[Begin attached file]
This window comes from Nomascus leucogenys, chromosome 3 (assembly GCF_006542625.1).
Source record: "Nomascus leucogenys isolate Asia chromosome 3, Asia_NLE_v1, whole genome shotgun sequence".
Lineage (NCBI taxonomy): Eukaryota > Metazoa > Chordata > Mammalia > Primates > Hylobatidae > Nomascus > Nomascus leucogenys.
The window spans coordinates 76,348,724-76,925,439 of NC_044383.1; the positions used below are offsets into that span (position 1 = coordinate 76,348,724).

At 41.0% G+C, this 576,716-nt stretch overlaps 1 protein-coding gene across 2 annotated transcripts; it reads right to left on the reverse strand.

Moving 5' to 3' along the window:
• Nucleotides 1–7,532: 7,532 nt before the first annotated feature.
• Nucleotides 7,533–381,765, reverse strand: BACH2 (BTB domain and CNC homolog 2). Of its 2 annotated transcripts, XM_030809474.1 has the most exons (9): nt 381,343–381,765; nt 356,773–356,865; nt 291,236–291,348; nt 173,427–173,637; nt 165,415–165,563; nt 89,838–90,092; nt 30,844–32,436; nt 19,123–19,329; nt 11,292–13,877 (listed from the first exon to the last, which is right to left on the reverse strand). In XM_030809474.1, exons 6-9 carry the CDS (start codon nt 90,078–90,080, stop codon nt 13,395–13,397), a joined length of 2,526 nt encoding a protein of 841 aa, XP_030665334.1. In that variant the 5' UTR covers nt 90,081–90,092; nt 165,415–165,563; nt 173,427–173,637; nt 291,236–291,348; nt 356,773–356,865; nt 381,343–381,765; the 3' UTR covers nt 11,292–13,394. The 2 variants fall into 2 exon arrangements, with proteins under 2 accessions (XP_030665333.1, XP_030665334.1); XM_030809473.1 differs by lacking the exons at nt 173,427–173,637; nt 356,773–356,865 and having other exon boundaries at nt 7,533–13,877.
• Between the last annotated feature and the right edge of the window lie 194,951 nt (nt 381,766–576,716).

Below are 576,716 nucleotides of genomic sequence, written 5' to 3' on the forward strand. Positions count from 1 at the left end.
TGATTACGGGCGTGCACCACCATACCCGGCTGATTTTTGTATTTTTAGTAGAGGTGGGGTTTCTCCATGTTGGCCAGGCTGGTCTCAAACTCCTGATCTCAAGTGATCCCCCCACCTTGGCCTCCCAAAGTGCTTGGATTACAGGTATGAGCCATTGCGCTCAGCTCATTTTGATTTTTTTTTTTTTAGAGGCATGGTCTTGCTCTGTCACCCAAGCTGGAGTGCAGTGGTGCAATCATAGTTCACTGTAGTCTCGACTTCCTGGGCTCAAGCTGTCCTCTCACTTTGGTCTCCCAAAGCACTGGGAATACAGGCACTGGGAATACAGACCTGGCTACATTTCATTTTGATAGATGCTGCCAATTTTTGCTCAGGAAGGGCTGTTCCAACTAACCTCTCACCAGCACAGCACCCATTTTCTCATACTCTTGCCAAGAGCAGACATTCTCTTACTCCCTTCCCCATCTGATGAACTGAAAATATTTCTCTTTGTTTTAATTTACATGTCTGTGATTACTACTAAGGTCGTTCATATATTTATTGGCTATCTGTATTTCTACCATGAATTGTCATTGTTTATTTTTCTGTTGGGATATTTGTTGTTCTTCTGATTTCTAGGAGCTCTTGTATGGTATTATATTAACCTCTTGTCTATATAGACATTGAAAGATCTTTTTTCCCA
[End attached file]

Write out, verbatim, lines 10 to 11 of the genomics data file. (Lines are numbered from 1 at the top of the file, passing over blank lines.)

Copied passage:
Below are 576,716 nucleotides of genomic sequence, written 5' to 3' on the forward strand. Positions count from 1 at the left end.
TGATTACGGGCGTGCACCACCATACCCGGCTGATTTTTGTATTTTTAGTAGAGGTGGGGTTTCTCCATGTTGGCCAGGCTGGTCTCAAACTCCTGATCTCAAGTGATCCCCCCACCTTGGCCTCCCAAAGTGCTTGGATTACAGGTATGAGCCATTGCGCTCAGCTCATTTTGATTTTTTTTTTTTTAGAGGCATGGTCTTGCTCTGTCACCCAAGCTGGAGTGCAGTGGTGCAATCATAGTTCACTGTAGTCTCGACTTCCTGGGCTCAAGCTGTCCTCTCACTTTGGTCTCCCAAAGCACTGGGAATACAGGCACTGGGAATACAGACCTGGCTACATTTCATTTTGATAGATGCTGCCAATTTTTGCTCAGGAAGGGCTGTTCCAACTAACCTCTCACCAGCACAGCACCCATTTTCTCATACTCTTGCCAAGAGCAGACATTCTCTTACTCCCTTCCCCATCTGATGAACTGAAAATATTTCTCTTTGTTTTAATTTACATGTCTGTGATTACTACTAAGGTCGTTCATATATTTATTGGCTATCTGTATTTCTACCATGAATTGTCATTGTTTATTTTTCTGTTGGGATATTTGTTGTTCTTCTGATTTCTAGGAGCTCTTGTATGGTATTATATTAACCTCTTGTCTATATAGACATTGAAAGATCTTTTTTCCCA